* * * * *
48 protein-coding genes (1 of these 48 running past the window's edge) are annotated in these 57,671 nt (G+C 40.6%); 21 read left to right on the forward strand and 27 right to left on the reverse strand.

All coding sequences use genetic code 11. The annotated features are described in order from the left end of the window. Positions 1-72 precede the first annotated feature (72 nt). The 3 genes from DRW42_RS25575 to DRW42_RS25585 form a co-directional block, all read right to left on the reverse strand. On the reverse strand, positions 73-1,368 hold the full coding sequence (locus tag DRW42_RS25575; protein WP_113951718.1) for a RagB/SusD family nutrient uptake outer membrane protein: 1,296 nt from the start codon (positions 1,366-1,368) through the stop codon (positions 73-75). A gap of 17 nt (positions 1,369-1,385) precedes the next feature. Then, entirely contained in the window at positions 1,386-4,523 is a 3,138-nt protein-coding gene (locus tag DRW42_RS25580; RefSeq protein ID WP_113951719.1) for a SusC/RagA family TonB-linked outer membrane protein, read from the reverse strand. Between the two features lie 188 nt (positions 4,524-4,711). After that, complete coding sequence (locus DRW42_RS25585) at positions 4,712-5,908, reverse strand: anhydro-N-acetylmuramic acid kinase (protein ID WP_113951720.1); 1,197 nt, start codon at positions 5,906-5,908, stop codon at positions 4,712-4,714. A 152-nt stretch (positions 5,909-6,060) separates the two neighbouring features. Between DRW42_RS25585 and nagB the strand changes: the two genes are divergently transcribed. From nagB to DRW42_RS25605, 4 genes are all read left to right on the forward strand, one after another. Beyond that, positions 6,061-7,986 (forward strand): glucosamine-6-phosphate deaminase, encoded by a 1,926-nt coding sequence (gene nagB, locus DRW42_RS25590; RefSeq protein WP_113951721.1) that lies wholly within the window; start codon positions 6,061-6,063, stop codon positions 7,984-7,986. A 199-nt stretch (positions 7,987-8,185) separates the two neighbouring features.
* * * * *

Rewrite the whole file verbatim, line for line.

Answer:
48 protein-coding genes (1 of these 48 running past the window's edge) are annotated in these 57,671 nt (G+C 40.6%); 21 read left to right on the forward strand and 27 right to left on the reverse strand.

All coding sequences use genetic code 11. The annotated features are described in order from the left end of the window. Positions 1-72 precede the first annotated feature (72 nt). The 3 genes from DRW42_RS25575 to DRW42_RS25585 form a co-directional block, all read right to left on the reverse strand. On the reverse strand, positions 73-1,368 hold the full coding sequence (locus tag DRW42_RS25575; protein WP_113951718.1) for a RagB/SusD family nutrient uptake outer membrane protein: 1,296 nt from the start codon (positions 1,366-1,368) through the stop codon (positions 73-75). A gap of 17 nt (positions 1,369-1,385) precedes the next feature. Then, entirely contained in the window at positions 1,386-4,523 is a 3,138-nt protein-coding gene (locus tag DRW42_RS25580; RefSeq protein ID WP_113951719.1) for a SusC/RagA family TonB-linked outer membrane protein, read from the reverse strand. Between the two features lie 188 nt (positions 4,524-4,711). After that, complete coding sequence (locus DRW42_RS25585) at positions 4,712-5,908, reverse strand: anhydro-N-acetylmuramic acid kinase (protein ID WP_113951720.1); 1,197 nt, start codon at positions 5,906-5,908, stop codon at positions 4,712-4,714. A 152-nt stretch (positions 5,909-6,060) separates the two neighbouring features. Between DRW42_RS25585 and nagB the strand changes: the two genes are divergently transcribed. From nagB to DRW42_RS25605, 4 genes are all read left to right on the forward strand, one after another. Beyond that, positions 6,061-7,986 (forward strand): glucosamine-6-phosphate deaminase, encoded by a 1,926-nt coding sequence (gene nagB, locus DRW42_RS25590; RefSeq protein WP_113951721.1) that lies wholly within the window; start codon positions 6,061-6,063, stop codon positions 7,984-7,986. A 199-nt stretch (positions 7,987-8,185) separates the two neighbouring features.